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    1. I believe the ASCAP standard is a royalty payment system. Google has been riding a razor’s edge of interpretation for a long time now, making enormous profits from advertising and not the least bit interested in sharing any of it with the creators and copyright holders of content. There are systems in place for publisher’s to be justly compensated when their content is used, similar to the way composers/copyright holders are rewarded when music is played in public. Google has exploited all other media not covered by ASCAP — you don’t find music indexed on Google the way print, images, and video are, and there is a good reason for that.

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      1. Orwell Upgraded Tuesday, November 27, 2012

        They can already prevent indexing if they want. Its easy. They are just being intentionally stupid & greedy.

        Its like charging librarians each time they suggest a book to someone asking. Only copyright can make people crazy enough to do mental gymnastics like that.

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      2. Are you serious? Your comment is wrong on so MANY levels:

        1. Google runs what is probably the biggest 3rd party networks for compensating content creators and publishers, big both in volume and the amount of money paid. This includes Google’s revenue sharing schemes like Adsense and YouTube revenue sharing.

        2. Even if you don’t participate in Google’s revenue sharing programs, if your content is good, Google will still be one of the biggest, if not THE biggest, facilitators of your online revenue by sending people your way through search results. For MOST of the websites in the world, especially the popular ones, Google is the biggest traffic referrer, and there by facilitator of income.

        3. If you don’t want Google indexing your content and making any profit out of your content, it is EXTREMELY easy for you to opt out of Google indexing.

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      3. Dominic v. Bülow Wednesday, November 28, 2012

        If Google didn’t index peoples content how would anyone find/read publishers stuff at all? Are you kidding!!! Now they want to be paid from Google because Google lets people find there content when they do a search! Wow people are going way overboard in the name of “copyright infringement” for a while and this just shows how crazy it gets…..maybe Google show make them pay per search they do on Google…what a boat load of idiots.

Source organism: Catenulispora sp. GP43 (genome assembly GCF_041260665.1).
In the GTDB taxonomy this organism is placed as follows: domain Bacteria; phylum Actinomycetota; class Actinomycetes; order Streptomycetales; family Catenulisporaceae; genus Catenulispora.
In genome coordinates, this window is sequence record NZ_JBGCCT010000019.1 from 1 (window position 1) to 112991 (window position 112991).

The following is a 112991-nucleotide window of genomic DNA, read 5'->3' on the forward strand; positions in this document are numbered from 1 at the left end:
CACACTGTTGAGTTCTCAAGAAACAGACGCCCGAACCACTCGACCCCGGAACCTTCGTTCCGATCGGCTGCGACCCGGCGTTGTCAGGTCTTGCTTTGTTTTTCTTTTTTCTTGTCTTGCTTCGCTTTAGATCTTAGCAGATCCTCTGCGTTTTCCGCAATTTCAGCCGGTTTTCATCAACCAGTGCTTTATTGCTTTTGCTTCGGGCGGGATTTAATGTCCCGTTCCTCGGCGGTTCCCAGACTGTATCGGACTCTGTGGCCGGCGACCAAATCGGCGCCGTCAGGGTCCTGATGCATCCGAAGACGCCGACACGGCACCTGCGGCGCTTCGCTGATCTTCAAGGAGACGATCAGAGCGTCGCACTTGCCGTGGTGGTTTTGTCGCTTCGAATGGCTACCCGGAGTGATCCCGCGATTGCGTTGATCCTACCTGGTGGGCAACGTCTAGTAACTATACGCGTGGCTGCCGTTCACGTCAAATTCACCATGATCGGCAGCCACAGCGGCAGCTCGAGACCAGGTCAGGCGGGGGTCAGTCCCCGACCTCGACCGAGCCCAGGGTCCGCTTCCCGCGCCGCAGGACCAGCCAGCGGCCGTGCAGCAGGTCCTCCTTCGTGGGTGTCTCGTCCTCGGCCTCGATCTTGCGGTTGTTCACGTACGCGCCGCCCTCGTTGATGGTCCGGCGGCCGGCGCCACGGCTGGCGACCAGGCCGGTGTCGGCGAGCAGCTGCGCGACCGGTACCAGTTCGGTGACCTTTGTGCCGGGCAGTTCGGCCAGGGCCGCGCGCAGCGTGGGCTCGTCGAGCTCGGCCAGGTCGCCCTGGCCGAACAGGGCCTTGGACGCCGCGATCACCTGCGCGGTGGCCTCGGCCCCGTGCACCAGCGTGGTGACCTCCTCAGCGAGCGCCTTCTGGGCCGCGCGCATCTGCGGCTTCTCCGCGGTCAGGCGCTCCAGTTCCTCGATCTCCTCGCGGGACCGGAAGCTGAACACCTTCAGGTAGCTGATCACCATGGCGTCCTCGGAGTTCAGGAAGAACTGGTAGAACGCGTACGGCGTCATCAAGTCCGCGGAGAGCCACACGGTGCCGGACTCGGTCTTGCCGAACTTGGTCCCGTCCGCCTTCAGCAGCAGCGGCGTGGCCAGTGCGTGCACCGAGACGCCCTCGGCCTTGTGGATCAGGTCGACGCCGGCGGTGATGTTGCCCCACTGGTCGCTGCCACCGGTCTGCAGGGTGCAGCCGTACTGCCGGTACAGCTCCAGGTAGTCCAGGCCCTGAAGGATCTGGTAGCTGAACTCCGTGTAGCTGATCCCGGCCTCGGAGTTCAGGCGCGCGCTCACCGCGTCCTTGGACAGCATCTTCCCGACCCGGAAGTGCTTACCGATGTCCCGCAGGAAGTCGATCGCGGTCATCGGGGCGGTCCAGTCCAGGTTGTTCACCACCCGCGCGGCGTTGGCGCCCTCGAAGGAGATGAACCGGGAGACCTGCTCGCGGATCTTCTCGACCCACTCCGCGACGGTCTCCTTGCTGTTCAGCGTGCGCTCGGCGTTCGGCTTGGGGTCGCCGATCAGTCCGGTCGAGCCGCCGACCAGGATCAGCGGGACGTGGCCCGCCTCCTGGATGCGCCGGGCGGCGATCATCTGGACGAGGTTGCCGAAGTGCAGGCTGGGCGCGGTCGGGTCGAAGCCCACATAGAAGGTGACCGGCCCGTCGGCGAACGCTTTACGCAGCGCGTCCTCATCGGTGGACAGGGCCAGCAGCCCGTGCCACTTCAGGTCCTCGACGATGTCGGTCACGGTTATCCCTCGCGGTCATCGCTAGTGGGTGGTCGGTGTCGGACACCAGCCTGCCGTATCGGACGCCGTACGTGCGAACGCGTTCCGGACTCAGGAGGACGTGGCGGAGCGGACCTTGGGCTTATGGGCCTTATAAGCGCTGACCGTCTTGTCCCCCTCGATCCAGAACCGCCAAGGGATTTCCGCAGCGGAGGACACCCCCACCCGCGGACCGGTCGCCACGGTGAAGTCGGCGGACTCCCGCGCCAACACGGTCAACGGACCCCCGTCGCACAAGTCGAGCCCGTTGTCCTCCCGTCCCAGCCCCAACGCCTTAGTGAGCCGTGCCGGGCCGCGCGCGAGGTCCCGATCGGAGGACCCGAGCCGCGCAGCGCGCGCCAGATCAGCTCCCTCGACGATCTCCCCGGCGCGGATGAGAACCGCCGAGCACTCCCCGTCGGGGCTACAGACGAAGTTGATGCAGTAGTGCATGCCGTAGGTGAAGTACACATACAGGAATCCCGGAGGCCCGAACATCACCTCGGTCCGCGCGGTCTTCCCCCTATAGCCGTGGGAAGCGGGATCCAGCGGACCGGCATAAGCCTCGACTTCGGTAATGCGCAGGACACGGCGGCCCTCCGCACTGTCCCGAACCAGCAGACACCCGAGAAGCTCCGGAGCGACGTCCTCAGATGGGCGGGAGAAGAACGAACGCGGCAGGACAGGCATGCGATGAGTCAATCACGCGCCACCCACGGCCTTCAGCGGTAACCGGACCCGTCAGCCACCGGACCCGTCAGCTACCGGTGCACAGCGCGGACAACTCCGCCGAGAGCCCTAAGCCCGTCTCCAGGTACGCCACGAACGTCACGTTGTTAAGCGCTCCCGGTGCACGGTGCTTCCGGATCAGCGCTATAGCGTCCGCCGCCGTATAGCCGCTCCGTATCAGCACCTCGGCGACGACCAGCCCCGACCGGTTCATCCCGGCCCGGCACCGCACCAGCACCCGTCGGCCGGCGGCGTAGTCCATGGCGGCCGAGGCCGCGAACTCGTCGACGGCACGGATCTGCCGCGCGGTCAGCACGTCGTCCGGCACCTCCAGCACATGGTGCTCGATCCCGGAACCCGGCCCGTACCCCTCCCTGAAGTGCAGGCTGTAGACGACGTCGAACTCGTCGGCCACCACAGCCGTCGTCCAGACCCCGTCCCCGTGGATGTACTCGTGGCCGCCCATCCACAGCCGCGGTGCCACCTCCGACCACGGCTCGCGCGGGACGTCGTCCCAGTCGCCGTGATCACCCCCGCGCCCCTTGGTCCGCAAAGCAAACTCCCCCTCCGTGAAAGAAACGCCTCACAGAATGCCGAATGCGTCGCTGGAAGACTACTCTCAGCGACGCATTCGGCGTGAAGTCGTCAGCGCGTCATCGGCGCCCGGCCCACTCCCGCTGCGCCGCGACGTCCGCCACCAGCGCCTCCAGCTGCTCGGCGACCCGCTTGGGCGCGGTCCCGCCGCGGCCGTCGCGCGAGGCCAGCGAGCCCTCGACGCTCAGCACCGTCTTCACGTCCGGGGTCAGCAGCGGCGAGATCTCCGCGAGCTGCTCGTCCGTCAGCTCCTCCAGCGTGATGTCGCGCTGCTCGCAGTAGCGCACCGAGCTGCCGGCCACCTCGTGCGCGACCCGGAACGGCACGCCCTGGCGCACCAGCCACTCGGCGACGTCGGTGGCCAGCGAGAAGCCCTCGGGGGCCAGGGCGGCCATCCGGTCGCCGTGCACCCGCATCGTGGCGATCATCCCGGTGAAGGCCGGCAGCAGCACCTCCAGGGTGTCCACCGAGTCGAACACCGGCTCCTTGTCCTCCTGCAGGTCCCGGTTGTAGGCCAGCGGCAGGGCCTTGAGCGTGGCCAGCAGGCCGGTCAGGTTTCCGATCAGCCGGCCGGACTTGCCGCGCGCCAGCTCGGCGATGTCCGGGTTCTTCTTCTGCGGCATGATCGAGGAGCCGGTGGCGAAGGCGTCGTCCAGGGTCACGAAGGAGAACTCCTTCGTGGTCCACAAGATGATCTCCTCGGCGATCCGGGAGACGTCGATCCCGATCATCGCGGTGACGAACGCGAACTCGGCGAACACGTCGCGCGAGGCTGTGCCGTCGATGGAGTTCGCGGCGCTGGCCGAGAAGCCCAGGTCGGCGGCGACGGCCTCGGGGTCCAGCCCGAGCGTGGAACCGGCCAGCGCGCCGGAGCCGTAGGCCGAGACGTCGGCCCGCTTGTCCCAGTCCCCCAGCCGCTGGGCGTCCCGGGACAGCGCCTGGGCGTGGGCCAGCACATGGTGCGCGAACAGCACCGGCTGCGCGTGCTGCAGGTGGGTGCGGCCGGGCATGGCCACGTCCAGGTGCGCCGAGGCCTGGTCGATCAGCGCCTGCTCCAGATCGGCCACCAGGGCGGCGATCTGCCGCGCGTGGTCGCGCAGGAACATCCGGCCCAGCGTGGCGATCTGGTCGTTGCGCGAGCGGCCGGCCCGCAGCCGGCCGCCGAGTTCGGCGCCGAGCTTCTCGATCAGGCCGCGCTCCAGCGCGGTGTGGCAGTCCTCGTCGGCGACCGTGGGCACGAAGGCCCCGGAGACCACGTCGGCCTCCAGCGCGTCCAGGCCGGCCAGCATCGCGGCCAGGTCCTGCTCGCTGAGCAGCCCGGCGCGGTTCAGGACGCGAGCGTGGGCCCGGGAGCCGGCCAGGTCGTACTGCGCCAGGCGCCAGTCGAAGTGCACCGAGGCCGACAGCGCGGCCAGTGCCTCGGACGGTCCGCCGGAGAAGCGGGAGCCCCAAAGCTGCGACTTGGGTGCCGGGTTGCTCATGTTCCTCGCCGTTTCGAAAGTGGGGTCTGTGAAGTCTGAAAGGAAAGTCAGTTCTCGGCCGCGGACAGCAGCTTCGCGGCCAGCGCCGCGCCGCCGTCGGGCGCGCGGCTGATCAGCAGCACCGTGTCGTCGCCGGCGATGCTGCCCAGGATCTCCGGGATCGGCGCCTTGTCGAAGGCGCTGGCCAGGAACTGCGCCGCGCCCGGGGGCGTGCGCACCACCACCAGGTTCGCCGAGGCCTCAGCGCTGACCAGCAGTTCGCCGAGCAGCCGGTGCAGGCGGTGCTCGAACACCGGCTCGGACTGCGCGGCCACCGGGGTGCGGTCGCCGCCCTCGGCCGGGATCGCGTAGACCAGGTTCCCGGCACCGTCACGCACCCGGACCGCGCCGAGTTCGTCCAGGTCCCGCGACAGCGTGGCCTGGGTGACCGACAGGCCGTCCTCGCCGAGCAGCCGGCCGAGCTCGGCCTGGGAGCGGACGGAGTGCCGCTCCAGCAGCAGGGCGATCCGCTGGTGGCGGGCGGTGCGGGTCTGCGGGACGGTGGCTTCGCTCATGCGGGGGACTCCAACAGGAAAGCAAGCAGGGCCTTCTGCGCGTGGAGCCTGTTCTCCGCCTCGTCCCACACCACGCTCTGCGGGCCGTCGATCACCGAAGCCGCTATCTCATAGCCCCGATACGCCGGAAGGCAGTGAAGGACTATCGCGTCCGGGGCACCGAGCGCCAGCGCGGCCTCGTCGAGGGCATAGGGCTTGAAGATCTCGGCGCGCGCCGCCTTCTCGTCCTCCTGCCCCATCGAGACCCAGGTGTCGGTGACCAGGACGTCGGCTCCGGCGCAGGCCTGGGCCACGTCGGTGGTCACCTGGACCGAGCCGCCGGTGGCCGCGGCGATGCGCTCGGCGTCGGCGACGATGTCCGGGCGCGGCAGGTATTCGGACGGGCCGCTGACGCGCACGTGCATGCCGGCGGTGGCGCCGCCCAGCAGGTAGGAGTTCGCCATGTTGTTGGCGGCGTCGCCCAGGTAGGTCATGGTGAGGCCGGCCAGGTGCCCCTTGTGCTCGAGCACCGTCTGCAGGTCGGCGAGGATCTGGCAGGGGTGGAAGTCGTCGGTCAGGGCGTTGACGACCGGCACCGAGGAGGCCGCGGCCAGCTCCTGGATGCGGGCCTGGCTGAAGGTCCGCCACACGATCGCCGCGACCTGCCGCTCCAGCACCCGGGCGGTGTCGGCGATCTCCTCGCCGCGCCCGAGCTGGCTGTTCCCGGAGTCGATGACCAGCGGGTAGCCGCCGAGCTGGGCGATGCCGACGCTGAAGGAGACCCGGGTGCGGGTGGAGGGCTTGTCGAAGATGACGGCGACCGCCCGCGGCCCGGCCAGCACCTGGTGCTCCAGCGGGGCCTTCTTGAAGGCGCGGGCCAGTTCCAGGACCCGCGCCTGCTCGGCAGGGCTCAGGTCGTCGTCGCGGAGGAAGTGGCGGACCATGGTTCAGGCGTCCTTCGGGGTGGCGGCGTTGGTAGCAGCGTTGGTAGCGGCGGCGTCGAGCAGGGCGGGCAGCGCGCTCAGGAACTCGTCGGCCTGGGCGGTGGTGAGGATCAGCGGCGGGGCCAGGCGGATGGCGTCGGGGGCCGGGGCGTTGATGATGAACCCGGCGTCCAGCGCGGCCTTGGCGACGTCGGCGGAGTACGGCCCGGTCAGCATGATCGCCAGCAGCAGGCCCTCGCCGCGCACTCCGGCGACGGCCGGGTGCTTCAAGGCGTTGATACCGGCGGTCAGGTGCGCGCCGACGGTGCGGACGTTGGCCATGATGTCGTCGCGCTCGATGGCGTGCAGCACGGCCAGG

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  2. Umm ACAP, Automated Content Access Protocol. The notability box on the Wikipedia article is a good answer to the german federation.

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    1. Well whaddyaknow? Apparently changing laws comes easier to these people than writing a robots.txt. Who’s stone-age now? :-)

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  3. I’m looking at my Google News page and I don’t see a single advertisement. I don’t pay a cent to Google to look at the page, and cannot look at, let along click on an advertisement that would generate them any revenue. In fact, I think the other poster makes a valid point. The free topical indexing Google provides points readers to articles posted online that might otherwise be completely ignored. This increased traffic brings readers to their sites, which they can then use to sell banner adds and such, increasing their revenue stream.

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  4. Orwell Upgraded Tuesday, November 27, 2012

    Copyright related institutions seem to be intent of total destruction of the people they are supposed to represent at the moment.

    Every new desperate step makes them seem crazier than before. Every bit of logic more deranged than the last. Its like watching someone have a mental breakdown.

    I hope it’s not too long before governments wake up and do the kind thing like putting a wounded animal out of it’s misery. Unfortunately they spend a lot of money on politics now and politicians are often not very bright and believe their silly ideas.